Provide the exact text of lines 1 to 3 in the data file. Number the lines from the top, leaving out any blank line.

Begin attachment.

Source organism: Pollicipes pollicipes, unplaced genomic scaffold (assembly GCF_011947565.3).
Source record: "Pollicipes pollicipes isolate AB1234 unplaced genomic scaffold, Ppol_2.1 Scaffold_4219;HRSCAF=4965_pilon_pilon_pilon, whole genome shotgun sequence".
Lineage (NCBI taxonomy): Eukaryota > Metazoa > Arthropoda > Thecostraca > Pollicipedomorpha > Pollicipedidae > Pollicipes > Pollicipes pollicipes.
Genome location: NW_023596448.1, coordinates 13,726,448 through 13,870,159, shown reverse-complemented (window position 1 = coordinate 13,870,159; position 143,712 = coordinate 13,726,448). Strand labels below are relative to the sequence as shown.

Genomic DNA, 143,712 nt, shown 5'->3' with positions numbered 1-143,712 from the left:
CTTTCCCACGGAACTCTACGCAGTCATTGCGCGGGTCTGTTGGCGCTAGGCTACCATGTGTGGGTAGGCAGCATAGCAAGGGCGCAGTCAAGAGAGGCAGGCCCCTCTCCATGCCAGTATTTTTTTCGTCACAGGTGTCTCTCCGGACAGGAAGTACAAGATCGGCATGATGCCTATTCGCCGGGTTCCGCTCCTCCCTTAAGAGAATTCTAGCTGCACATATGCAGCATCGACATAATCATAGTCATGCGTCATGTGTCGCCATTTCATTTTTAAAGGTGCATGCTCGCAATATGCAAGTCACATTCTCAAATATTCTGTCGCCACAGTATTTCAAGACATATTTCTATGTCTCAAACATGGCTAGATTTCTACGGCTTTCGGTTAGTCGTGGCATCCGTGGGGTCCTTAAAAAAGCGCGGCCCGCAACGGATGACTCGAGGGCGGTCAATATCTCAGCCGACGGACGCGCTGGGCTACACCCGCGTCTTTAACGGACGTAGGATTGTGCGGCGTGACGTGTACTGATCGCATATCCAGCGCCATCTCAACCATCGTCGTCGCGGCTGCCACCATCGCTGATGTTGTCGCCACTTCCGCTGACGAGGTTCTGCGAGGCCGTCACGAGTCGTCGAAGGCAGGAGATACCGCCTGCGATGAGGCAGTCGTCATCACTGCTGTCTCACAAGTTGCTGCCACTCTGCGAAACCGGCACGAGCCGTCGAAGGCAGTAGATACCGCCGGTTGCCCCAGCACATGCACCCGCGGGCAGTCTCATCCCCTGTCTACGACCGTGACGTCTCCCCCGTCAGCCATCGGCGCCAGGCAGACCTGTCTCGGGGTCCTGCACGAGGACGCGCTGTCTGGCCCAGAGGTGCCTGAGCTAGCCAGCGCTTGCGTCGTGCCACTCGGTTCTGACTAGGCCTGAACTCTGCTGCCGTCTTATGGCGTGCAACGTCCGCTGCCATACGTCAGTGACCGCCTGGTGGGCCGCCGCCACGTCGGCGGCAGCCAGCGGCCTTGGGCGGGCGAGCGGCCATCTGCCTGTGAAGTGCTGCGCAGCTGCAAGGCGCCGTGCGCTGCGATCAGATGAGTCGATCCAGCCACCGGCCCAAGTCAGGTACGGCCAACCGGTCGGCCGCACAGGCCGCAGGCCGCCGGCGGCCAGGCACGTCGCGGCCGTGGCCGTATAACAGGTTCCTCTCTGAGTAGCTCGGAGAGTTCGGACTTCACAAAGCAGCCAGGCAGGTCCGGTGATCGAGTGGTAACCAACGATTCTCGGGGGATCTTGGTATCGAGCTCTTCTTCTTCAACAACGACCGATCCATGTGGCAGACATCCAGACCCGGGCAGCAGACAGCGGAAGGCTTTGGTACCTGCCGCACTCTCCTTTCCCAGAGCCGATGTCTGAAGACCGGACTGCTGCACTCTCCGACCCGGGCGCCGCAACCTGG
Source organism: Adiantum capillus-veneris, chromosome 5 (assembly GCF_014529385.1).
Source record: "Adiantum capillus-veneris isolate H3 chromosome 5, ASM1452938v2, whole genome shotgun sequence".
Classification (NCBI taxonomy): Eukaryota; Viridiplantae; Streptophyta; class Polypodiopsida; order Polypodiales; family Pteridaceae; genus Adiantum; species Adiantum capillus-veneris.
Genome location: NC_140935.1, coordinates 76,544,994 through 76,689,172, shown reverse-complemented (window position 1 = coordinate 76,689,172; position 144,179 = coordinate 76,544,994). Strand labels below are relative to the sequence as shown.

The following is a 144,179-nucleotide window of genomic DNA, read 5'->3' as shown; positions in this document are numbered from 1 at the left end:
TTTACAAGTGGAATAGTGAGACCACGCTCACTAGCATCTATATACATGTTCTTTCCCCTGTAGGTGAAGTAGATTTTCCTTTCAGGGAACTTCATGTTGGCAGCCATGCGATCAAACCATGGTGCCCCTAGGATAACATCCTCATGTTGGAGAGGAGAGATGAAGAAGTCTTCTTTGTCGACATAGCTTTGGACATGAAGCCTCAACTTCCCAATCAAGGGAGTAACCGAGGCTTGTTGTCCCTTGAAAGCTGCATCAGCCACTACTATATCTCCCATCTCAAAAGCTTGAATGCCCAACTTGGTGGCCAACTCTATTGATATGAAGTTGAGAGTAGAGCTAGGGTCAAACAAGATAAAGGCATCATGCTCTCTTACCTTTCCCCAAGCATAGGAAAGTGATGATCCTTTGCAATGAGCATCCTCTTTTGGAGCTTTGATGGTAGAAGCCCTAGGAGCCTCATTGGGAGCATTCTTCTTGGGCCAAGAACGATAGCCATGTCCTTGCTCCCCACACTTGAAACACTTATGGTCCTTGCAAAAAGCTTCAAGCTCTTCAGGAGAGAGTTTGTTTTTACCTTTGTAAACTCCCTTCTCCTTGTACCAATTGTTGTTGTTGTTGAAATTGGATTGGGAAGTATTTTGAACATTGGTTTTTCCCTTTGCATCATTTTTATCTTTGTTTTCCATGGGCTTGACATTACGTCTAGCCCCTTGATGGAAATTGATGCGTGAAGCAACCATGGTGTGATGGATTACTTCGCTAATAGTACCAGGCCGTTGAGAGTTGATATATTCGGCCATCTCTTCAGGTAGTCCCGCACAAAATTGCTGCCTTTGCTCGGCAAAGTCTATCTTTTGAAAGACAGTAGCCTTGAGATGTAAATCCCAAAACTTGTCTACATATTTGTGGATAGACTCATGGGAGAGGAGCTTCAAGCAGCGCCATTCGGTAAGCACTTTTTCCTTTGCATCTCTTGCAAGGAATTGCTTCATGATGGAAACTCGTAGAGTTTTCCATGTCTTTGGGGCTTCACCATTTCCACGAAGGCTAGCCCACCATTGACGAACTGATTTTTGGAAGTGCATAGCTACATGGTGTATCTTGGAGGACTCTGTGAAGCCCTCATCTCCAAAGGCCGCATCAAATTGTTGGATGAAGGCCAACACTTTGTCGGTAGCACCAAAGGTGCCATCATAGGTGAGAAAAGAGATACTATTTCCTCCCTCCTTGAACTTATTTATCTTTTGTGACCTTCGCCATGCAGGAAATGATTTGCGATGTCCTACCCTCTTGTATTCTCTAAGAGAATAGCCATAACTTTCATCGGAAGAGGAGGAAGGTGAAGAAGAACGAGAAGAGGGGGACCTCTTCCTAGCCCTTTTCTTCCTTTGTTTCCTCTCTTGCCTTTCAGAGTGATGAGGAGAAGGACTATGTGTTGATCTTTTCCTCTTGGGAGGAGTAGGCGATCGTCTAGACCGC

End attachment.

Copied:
Source organism: Pollicipes pollicipes, unplaced genomic scaffold (assembly GCF_011947565.3).
Source record: "Pollicipes pollicipes isolate AB1234 unplaced genomic scaffold, Ppol_2.1 Scaffold_4219;HRSCAF=4965_pilon_pilon_pilon, whole genome shotgun sequence".
Lineage (NCBI taxonomy): Eukaryota > Metazoa > Arthropoda > Thecostraca > Pollicipedomorpha > Pollicipedidae > Pollicipes > Pollicipes pollicipes.